Ibrahim’s family claimed he was rushed to a hospital after he was injured, but was denied treatment as they could not pay for it. Ibrahim’s children reportedly put him on a cart and begged on the streets to collect money for treatment.

Ibrahim, who came to the city from UP, suffered injuries on his face, hands and legs. He lived with his family in a rented accommodation in Dhani, Wazirabad village (Indian Express, 2012).

Title: South Korea Acid Spill Now Threatens Waterways, Government Declares Disaster Zone After 3,200 Injured
October 9, 2012
Ooska News

he South Korean government’s delayed response in dealing with the large hydrochloric acid spill that occurred on September 27 has allowed the toxic material to reach local streams, and threatens to contaminate the Nakdong River, according to environmental experts.

The leak came from hydrochloric acid manufacturer Hube Global at the Gumi National Industrial Complex in the city of Gumi, North Gyeongsang Province, which is located in close proximity to both residential and agricultural areas.

Jung Soo-gun, director of Korean Federation for Environmental Movement (KFEM), was quoted in local news reports on October 8 as saying the government’s tardy response and improper containment activities, which involved using water to remove the gas from the atmosphere, have caused the acid to spread to streams, crops and homes.

It would have been better to treat the immediate release with lime, he said, adding that there are now fears that rain could cause the contaminated waters to reach the Nakdong River, which is the city’s main source of drinking and irrigation water as well as one of the rivers rehabilitated in the government’s controversial Four Major Rivers Project.

If the toxic spill does reach the river, the government will face more severe obstacles to cleanup, Jung added.

The Korean Ministry of Environment released a statement over the weekend saying the city’s air and water supply were stable, and that a task force had been created to handle the situation. It said no acid has been detected in residential areas or locations within 5 kilometers of the factory since the day after the spill.

However, the government declared the region a disaster zone on October 8, only the fourth time in the country’s history such a declaration has been made.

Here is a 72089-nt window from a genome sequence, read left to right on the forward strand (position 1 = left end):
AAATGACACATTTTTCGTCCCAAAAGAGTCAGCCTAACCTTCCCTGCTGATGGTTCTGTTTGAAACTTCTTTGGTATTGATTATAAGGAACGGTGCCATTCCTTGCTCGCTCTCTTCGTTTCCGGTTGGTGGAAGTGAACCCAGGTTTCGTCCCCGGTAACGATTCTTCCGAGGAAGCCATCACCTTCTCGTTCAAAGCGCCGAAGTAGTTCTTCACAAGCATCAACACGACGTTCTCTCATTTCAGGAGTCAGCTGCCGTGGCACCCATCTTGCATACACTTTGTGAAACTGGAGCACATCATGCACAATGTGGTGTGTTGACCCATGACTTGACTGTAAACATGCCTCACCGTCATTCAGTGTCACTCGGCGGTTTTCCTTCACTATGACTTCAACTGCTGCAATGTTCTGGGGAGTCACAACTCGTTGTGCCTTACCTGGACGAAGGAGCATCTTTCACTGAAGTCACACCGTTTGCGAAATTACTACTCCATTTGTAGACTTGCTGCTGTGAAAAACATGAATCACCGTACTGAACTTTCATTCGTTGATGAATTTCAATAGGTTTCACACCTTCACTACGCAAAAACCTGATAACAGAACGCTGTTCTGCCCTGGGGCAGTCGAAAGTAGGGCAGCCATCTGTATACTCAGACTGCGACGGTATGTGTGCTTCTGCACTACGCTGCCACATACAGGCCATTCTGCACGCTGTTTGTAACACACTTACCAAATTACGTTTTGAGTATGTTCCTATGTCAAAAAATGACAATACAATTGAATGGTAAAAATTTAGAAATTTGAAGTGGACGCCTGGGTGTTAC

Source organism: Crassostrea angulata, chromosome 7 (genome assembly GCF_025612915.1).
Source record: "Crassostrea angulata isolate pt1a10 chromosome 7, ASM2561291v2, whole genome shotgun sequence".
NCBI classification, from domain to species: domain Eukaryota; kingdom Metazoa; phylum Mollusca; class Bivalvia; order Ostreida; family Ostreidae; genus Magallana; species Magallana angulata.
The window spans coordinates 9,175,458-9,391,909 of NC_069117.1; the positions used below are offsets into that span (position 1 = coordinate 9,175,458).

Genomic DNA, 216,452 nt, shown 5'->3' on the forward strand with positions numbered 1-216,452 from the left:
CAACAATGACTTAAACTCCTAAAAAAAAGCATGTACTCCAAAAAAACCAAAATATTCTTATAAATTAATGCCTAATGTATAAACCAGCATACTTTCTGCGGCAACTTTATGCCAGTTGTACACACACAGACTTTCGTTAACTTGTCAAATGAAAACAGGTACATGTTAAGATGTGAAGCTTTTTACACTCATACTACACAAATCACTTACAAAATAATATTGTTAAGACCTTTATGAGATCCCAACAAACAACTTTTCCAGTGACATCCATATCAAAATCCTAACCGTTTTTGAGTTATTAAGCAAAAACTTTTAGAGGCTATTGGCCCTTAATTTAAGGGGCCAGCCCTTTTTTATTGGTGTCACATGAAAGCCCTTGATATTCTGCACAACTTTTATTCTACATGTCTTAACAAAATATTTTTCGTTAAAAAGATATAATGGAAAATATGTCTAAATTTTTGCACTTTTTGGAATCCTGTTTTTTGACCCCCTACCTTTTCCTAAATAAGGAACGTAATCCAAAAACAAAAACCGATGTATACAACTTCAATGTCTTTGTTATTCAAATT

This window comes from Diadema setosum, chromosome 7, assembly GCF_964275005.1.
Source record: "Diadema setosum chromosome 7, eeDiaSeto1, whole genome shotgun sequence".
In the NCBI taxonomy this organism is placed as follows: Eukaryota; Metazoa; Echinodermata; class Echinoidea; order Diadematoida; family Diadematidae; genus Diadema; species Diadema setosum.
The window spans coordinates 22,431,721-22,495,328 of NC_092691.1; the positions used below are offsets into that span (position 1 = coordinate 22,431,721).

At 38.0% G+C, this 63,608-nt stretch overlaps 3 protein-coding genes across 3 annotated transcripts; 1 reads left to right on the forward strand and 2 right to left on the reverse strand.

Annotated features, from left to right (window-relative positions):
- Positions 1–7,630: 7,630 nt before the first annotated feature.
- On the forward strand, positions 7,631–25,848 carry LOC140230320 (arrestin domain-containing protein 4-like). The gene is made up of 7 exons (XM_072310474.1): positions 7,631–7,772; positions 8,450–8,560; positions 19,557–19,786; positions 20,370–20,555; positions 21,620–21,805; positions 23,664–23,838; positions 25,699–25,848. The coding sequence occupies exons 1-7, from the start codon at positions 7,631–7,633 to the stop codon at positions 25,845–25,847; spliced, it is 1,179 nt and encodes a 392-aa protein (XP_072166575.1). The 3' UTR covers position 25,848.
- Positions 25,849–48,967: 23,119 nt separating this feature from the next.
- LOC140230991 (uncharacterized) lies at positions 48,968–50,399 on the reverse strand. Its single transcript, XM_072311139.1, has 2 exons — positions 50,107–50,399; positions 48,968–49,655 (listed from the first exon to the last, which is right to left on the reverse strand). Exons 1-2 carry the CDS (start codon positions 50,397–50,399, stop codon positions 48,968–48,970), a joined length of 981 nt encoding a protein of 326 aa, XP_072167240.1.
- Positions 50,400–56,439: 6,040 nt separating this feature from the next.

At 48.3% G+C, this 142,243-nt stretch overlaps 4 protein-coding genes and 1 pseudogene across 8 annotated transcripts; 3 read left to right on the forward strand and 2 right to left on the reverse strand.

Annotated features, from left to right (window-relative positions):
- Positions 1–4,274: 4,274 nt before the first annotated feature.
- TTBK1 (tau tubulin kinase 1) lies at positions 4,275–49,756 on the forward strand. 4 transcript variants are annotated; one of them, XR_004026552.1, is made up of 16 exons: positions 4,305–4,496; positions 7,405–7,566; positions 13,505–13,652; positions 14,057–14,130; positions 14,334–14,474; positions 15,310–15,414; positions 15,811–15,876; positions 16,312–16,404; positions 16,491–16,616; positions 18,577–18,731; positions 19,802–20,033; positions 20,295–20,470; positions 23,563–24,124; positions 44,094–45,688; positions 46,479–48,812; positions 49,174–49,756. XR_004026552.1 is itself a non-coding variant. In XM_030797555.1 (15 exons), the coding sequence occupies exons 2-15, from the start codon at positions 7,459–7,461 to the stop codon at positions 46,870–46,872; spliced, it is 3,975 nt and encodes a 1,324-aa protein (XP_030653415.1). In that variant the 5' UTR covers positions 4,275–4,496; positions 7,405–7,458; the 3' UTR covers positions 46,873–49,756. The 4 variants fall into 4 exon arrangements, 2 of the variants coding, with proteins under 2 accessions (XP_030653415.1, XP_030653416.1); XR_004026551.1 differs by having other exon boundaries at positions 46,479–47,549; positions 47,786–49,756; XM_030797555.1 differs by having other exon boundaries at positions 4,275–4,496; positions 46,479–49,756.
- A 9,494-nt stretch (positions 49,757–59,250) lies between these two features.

KFEM has demanded that Gumi and Hube Global disclose the cause of the spill and the reason why the industrial complex’s safety system, which is managed by the city, the government and the state-run Korea Water Resources Corp (K-Water), was not able to contain it.

The organization suggested that the system was inadequate, and the location of the factory highly unsuitable due to the proximity of residential and agricultural areas.

The city of Daegu, also in Gyeongsang Province, is scheduled to host the 7th World Water Forum in 2015.

Five factory workers were killed in the initial incident, in what some reports claimed was an explosion, and 18 more were injured. Nearly 3,200 people have received emergency treatment for symptoms related to contact with the acid.

More than 212 hectares of farmland have withered, and some 3,200 livestock animals are showing signs of poisoning (Ooska News, 2012).

Title: Mount Kisco Road Closed For Acid Spill
October 10, 2012
Mt. Kisco Daily Voice

An acid spill closed Preston Way for several hours Wednesday afternoon, according to Mount Kisco fire officials.

Mount Kisco police received a report around noon that a liquid had spilled on the side of the road near the Target and A&P shopping plaza and appeared to be creating steam, officials said. Firefighters were called to the scene. 

"When we got there we found a container that was on the ground with some liquid that was just blowing off steam ... but there wasn't any smoke," a member of the Mount Kisco Independent Fire Company said. 

Mount Kisco firefighters and the Westchester County Hazardous Materials Response Team contained the spill. At around 2:30 p.m., the Hazmat team determined the situation was safe, and the road was reopened (Mt. Kisco Daily Voice, 2012).

Title: Acid Spill Forces Evacuation Of BU lab
October 15, 2012

Abstract: A man was injured this afternoon in an acid spill in a Boston University laboratory, the Boston Fire Department said.

Emergency crews responded just after 4 p.m. to 24 Cummington St., BU’s Life Sciences & Engineering Building, the fire department said in an official tweet. The building was evacuated.

Trichloroacetic acid had spilled on a research assistant in an eighth-floor lab. The man had already self-decontaminated using a “lab deluge shower,” the fire department said.

The man was taken to the hospital for further evaluation (, 2012).

Title: Acid Spill Sends Spokane Students Home For Day
October 16, 2012
Seattle Times

Spokane fire officials say a hydrochloric acid spill in a stairwell sent students and staff members home early on Tuesday from a Spokane high school.